In the present study, the VEGF concentrations in the aqueous humor of the fellow eyes did not change throughout the experiments, although a minute amount of bevacizumab was detected in the fellow untreated eyes and peaked at 3 days with a concentration of 18.5 ng/mL. Avery et al. 3 reported that intravitreal injection of 6200 ng bevacizumab decreased fluorescein leakage in some cases. Because the vitreous volume is approximately 4 mL, an intravitreal injection of 6200 ng bevacizumab results in approximately 1500 ng/mL in the vitreous fluid. According to a previous study, the VEGF level in the vitreous fluid was approximately five to six times higher than in the aqueous humor. 10 Therefore, 1500 ng/mL in vitreous is at least >250 ng/mL in the aqueous humor. However, in the present study, only 18.5 ng/mL was detected, and it might have been too small to have an effect. Bevacizumab was detected in the serum after intravitreal injection, though the concentrations were much lower than in the aqueous humor until 2 weeks after injection. Intravenous injection of bevacizumab 2 mg/kg once weekly in macaques was not toxic after 26 weeks, and bevacizumab concentrations in the serum 1 week after one intravenous injection of 2 mg/mL bevacizumab were higher than 10,000 ng/mL (interview form for bevacizumab, Chugai Oncology, Tokyo, Japan; available only in Japanese). The maximum concentration in serum was 1430 ± 186 ng/mL, which is much lower than 10,000 ng/mL. Therefore 1.25 mg intravitreal injections of bevacizumab are not toxic systemically. 
In conclusion, intravitreal injection of bevacizumab decreased the VEGF concentration in the treated eyes for approximately 4 weeks but had no or a minimal effect on the untreated fellow eyes in macaques. 
Footnotes
 Supported in part by Grant 21592255 from the Ministry of Education, Culture, Sports, Science and Technology of Japan and a grant from the Ministry of Health, Labour and Welfare.
Footnotes
 Disclosure: T. Miyake, None; O. Sawada, None; M. Kakinoki, None; T. Sawada, None; H. Kawamura, None; K. Ogasawara, None; M. Ohji, None
References
Michels S Rosenfeld PJ Puliafito CA Marcus EN Vemlatraman AS . Systemic bevacizumab (Avastin) therapy for neovascular age-related macular degeneration: twelve-week results of an uncontrolled open-label clinical study. Ophthalmology. 2005;112:1035–1047. [CrossRef] [PubMed]
Moshfeghi AA Rosenfeld PJ Puliafito CA . Systemic bevacizumab (Avastin) therapy for neovascular age-related macular degeneration: twenty-four-week results of an uncontrolled open-label clinical study. Ophthalmology. 2006;113:2002–2011. [CrossRef] [PubMed]
Avery RL Pearlman J Pieramici D . Intravitreal bevacizumab (Avastin) in the treatment of proliferative diabetic retinopathy. Ophthalmology. 2006;113:1695–1705. [CrossRef] [PubMed]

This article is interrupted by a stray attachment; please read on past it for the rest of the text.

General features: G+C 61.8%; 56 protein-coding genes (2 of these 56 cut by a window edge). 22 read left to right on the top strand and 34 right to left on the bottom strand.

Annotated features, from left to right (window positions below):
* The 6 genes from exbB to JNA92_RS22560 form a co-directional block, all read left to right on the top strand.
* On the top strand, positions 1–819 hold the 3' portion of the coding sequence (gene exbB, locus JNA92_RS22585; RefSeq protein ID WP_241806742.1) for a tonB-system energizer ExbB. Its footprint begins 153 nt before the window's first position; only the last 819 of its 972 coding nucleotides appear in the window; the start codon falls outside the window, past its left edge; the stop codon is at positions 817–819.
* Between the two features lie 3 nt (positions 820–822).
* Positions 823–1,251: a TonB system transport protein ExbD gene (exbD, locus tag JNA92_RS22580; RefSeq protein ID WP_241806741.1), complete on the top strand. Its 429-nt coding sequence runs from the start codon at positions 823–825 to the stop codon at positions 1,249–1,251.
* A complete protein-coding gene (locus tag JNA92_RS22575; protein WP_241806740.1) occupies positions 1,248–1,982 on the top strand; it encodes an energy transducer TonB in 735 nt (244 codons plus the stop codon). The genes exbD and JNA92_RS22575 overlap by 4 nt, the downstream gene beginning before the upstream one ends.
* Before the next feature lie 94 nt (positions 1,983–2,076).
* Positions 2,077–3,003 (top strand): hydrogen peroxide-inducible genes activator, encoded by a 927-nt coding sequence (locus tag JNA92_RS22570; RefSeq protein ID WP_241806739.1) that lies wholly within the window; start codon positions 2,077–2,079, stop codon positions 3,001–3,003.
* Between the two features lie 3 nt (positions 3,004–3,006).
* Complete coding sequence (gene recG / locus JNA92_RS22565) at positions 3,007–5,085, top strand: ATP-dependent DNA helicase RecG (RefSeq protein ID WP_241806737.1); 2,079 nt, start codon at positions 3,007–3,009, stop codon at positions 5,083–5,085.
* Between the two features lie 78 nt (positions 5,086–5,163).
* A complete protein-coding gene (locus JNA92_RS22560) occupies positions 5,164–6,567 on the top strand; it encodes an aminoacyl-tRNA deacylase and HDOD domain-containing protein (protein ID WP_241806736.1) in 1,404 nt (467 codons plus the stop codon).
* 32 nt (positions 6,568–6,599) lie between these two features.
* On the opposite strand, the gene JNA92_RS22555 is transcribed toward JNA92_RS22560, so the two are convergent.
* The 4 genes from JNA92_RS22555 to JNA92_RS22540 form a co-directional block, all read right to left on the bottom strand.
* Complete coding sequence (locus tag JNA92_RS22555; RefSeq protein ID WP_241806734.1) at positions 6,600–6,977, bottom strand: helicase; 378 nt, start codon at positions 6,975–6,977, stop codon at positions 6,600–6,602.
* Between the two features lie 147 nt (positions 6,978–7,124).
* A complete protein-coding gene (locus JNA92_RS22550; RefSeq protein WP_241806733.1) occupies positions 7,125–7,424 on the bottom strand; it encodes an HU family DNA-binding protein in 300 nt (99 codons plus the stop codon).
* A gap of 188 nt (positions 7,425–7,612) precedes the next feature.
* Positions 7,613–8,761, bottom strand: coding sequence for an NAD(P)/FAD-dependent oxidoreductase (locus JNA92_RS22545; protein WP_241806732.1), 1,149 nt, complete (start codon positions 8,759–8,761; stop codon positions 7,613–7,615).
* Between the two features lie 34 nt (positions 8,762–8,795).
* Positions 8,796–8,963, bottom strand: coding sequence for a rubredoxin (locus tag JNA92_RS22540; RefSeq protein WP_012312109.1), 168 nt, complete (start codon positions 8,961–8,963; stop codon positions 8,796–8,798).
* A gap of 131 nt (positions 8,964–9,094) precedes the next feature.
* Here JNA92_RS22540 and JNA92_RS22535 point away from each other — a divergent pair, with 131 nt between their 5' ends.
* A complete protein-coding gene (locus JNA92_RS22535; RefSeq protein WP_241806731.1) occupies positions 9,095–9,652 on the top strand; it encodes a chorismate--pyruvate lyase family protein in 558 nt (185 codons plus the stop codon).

Spaide RF Fisher YL . Intravitreal bevacizumab (Avastin) treatment of proliferative diabetic retinopathy complicated by vitreous hemorrhage. Retina. 2006;26:275–278. [CrossRef] [PubMed]
Sawada O Kawamura H Kakinoki M Ohji M . Vascular endothelial growth factor in aqueous humor before and after intravitreal injection of bevacizumab in eyes with diabetic retinopathy. Arch Ophthalmol. 2007;125:1363–1366. [CrossRef] [PubMed]
Bakri SJ Snyder MR Reid JM Pulido JS Ezzat MK Singh RJ . Pharmacokinetics of intravitreal bevacizumab (Avastin). Ophthalmology. 2007;114:855–859. [CrossRef] [PubMed]
Zhu Q Ziemssen F Henke-Fahle S . Vitreous levels of bevacizumab and vascular endothelial growth factor-α in patients with choroidal neovascularization. Ophthalmology. 2008;115:1750–1755. [CrossRef] [PubMed]
Krohne TU Eter N Holz FG Meyer CH . Intraocular pharmacokinetics of bevacizumab after a single intravitreal injection in humans. Am J Ophthalmol. 2008;146:508–512. [CrossRef] [PubMed]
Aiello LP Avery RL Arrigg PG . Vascular endothelial growth factor in ocular fluid of patients with diabetic retinopathy and other retinal disorders. N Engl J Med. 1994;331:1480–1487. [CrossRef] [PubMed]
Funatsu H Yamashita H Noma H . Aqueous humor levels of cytokines are related to vitreous levels and progression of diabetic retinopathy in diabetic patients. Graefes Arch Clin Exp Ophthalmol. 2005;243:3–8. [CrossRef] [PubMed]
Funk M Kriechbaum K Prager F . Intraocular concentrations of growth factors and cytokines in retinal vein occlusion and the effect of therapy with bevacizumab. Invest Ophthalmol Vis Sci. 2009;50:1025–1032. [CrossRef] [PubMed]
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Figure 1.
 
VEGF concentrations in the aqueous humor of the monkey eyes treated with bevacizumab. The 0 pg/mL VEGF concentration indicates concentrations below the lower limit of detection (31.2 pg/mL).
Figure 1.
 
VEGF concentrations in the aqueous humor of the monkey eyes treated with bevacizumab. The 0 pg/mL VEGF concentration indicates concentrations below the lower limit of detection (31.2 pg/mL).
Figure 2.
 
Mean VEGF concentrations in the aqueous humor of the fellow untreated eyes.
Figure 2.
 
Mean VEGF concentrations in the aqueous humor of the fellow untreated eyes.
Figure 3.
 
Concentrations of bevacizumab in the aqueous humor of the treated eye and in the serum after intravitreal injection.
Figure 3.
 
Concentrations of bevacizumab in the aqueous humor of the treated eye and in the serum after intravitreal injection.